On Friday night, as I served up cake and passed out little tubs of ice cream, I wasn’t serving homeless children and their families. I was part of the joy and hope a child’s birthday brings into the world. I was part of creating a memory for children whose family circumstances have brought them to a place they wish, for so many reasons, they’d never had to visit, but while they are there, are determined to make as safe and caring and memorable for their children as they can.

It may not have been the perfect place, but for those mothers and fathers for whom the shelter is currently their safe respite, it was the place where their children will remember how much fun, laughter and cake they got to enjoy!

I witnessed humanity on Friday night. It had many skin tones. Many sizes. Many beliefs. And like humanity the world over, the thing that brought us all together was the celebration of a child’s birthday. In that celebration, hope burns eternal for all humankind.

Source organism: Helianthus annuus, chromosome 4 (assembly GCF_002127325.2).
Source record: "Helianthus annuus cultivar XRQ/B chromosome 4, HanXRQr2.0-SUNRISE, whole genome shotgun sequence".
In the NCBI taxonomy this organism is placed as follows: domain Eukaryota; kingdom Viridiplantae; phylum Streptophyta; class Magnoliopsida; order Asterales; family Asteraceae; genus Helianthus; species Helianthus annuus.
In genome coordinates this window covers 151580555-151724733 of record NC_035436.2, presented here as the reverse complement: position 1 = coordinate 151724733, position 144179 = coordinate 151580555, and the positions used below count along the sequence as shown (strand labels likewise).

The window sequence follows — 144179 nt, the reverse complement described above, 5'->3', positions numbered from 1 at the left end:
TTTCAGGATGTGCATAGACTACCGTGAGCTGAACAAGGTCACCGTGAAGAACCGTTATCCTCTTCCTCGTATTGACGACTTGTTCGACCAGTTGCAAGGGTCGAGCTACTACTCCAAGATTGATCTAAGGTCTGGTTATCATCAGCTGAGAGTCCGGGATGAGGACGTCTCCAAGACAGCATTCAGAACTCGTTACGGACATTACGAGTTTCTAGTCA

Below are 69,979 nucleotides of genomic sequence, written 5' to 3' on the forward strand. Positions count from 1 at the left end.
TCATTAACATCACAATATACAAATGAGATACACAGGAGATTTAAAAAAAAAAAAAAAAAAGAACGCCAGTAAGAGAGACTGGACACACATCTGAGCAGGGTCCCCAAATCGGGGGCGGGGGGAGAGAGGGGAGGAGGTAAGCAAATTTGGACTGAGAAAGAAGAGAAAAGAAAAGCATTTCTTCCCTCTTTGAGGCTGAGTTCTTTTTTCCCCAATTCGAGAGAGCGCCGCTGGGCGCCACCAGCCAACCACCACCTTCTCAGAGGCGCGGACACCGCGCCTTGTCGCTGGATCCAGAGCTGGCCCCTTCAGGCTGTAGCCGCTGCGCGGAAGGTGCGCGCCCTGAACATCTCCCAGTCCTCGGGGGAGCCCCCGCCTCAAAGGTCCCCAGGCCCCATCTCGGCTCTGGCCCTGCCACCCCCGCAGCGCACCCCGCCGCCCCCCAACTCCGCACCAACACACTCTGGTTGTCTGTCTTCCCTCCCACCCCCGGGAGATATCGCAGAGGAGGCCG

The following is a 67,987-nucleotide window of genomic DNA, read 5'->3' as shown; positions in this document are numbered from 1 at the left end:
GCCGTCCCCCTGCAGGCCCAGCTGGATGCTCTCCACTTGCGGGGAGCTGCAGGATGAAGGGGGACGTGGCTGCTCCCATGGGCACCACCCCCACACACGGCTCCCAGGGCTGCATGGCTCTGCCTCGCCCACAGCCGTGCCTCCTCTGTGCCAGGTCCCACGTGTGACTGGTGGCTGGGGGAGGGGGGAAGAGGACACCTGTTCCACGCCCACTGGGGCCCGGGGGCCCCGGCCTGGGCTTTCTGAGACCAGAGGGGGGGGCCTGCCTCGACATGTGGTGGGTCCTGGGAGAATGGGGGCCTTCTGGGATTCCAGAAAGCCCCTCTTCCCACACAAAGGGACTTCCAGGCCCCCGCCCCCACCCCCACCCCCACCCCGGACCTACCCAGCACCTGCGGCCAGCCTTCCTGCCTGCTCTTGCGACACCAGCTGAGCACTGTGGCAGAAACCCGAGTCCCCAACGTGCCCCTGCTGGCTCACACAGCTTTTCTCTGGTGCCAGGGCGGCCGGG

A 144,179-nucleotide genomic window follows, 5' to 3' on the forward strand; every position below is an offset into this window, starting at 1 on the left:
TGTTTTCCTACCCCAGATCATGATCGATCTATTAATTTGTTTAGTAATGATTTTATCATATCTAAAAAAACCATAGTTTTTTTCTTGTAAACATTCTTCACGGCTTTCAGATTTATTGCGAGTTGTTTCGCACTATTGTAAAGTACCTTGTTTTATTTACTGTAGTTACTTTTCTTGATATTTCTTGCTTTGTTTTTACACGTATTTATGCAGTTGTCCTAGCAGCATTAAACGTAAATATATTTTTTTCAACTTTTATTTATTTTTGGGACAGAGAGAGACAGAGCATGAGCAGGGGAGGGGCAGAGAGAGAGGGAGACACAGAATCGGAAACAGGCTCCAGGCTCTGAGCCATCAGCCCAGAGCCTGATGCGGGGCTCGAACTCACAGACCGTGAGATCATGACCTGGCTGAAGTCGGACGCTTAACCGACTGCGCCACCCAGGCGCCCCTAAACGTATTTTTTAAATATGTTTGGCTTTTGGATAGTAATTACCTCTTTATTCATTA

When the only answer is, I survived.


No. 37 — #shepersisted series

A woman arrives at Inn from the Cold, the family emergency shelter where I work, seeking refuge. She is pregnant, alone, scared.

Her life has not been easy.

Poverty. Abuse. Addictions.

They’ve all taken their toll.

She’s had other children. All have been apprehended by Family Services.

She desperately wants to keep this one. She desperately wants this time to be different.

She has known no other way than the hard road.

Will she find a softer landing this time? Will she find the help she desperately needs so she can proudly call herself a mother, without the shame of the past haunting her?

Will she be able to hold her child in her arms? Watch her go off to her first day of school, graduate from high school, go to college, get married? Be there for the significant milestones? The milestones at which no one was ever there for her.

There is hope.